It’s a sad day for technophiles, the world over. After months of speculation about his failing health and newly added belt notches, Steve Jobs finally saw the spinning rainbow wheel and went into permanent shutdown. As with every other major Apple announcement, his timing was impeccable, clinging to life long enough for the iPhone 4S announcement to be made before logging off.
Within a couple of hours of his death, the Facebook news feed was a mess of Apple logos and condolences to a man none of my friends had ever met. Several of the messages pointed out how Jobs had transformed their lives in the last 20 years. Others even speculated how different their careers might have been were it not for the various innovations ushered in under Jobs’ benevolent rule.
Countless books have been written, attempting to unwrap the enigmatic appeal of the Apple brand. Not least the forthcoming Jobs biography which, according to reports, will apparently feature the last weeks of his life. In technology circles, that’s called ‘planned obsolescence’.
No doubt the designs are exceptional, the brand single-minded, and the pricing structure clear (if a little top heavy). But the real reason so many people have bought into the brand, is because Jobs understood the difference between a user and a customer. He made every touchpoint, from the retail environment to the iPhone calendar, a pleasurable experience. Too many brands seem to build a product, then figure out how to sell it. Jobs focused on making the best possible product, then letting it sell itself. And it did.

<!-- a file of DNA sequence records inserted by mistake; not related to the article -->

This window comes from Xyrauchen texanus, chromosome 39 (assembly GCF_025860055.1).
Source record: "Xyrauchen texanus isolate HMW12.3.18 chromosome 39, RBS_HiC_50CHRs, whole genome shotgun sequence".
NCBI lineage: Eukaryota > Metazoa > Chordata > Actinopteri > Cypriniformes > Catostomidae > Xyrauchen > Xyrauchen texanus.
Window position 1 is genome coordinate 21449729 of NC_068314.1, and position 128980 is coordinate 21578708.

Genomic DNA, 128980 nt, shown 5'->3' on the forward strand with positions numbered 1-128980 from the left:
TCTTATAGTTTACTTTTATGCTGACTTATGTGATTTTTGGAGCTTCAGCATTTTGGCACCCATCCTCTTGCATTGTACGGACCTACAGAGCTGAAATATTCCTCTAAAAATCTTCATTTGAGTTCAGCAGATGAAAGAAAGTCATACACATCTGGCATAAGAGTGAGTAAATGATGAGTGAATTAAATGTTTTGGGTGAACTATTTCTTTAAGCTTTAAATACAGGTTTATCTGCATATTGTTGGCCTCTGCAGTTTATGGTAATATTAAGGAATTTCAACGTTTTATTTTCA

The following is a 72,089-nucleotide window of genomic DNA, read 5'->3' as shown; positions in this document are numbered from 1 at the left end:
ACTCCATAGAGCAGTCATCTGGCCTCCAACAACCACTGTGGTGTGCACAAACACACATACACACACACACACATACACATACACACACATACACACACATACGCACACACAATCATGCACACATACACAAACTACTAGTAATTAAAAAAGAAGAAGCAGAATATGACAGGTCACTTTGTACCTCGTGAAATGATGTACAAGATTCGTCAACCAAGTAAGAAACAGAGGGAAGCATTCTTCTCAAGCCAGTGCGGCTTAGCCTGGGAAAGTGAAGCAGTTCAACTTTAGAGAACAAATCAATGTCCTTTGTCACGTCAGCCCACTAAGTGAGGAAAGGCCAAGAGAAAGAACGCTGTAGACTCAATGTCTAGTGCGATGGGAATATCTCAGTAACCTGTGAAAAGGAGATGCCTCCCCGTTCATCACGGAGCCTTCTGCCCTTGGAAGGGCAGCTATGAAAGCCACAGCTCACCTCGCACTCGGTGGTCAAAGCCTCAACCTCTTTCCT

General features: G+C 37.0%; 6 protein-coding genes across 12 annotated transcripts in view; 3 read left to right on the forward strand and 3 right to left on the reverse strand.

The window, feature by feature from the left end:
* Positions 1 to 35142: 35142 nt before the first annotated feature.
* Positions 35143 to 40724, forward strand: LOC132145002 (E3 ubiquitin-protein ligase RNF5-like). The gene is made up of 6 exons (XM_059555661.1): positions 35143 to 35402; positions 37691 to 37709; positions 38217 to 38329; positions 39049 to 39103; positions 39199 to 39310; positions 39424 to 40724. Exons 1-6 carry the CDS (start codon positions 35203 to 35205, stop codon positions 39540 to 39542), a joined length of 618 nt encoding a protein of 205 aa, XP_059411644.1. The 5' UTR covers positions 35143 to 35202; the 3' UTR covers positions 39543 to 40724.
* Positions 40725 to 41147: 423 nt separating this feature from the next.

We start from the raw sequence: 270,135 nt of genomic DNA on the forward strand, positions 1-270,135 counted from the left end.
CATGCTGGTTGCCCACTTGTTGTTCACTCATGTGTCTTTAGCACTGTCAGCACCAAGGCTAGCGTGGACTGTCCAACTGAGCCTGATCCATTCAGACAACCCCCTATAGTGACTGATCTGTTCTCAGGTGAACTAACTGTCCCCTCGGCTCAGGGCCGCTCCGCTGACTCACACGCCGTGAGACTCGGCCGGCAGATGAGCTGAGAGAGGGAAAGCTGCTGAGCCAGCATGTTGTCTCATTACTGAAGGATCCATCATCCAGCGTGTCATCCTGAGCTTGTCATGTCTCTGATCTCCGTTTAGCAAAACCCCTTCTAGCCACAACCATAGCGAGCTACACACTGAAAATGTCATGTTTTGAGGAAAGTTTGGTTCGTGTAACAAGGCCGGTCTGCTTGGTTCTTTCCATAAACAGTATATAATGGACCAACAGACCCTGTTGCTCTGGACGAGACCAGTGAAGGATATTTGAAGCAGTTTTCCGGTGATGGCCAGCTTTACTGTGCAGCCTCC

Critics scoff, and tell us to get a life. But only because they haven’t drunk the Appletini flavoured Kool-Aid.
Most offices have at least one iVangelist. If you work in marketing, as I do, you’re probably surrounded by them. A PC in a creative department is about as welcome as Sarah Palin at a Mensa coffee morning. But it’s not just the software and functionality either – that little apple on the laptop is a badge of honour for any creative. We take our machines into meetings so clients instantly know which end of the table the ideas will be coming from.
Of course, we can all take brand love a step too far. Apple cornered the market in brand addiction, inspiring legions of fans to turn out in the middle of the night ahead of launch day for every new product release, irrespective of how minimal the cosmetic changes may be. People who knew the power of the new. Of course, they were also the ones who made apologies for a company that released a new phone with an antenna that didn’t work if you held it in your hand: “Yeah, no, it’s fine, I mean I don’t really use it as a phone anyway…”
Critics scoff, and tell us to get a life. But only because they haven’t drunk the Appletini flavoured Kool-Aid. And that’s the thing about Steve Jobs. He doesn’t just leave behind a legacy of intuitive, beautifully designed gadgetry. He leaves behind a movement of loyal followers who will mourn his passing as if he was a member of their extended family. Steve, you made a cult out of all of us. Damn you autocorrect…
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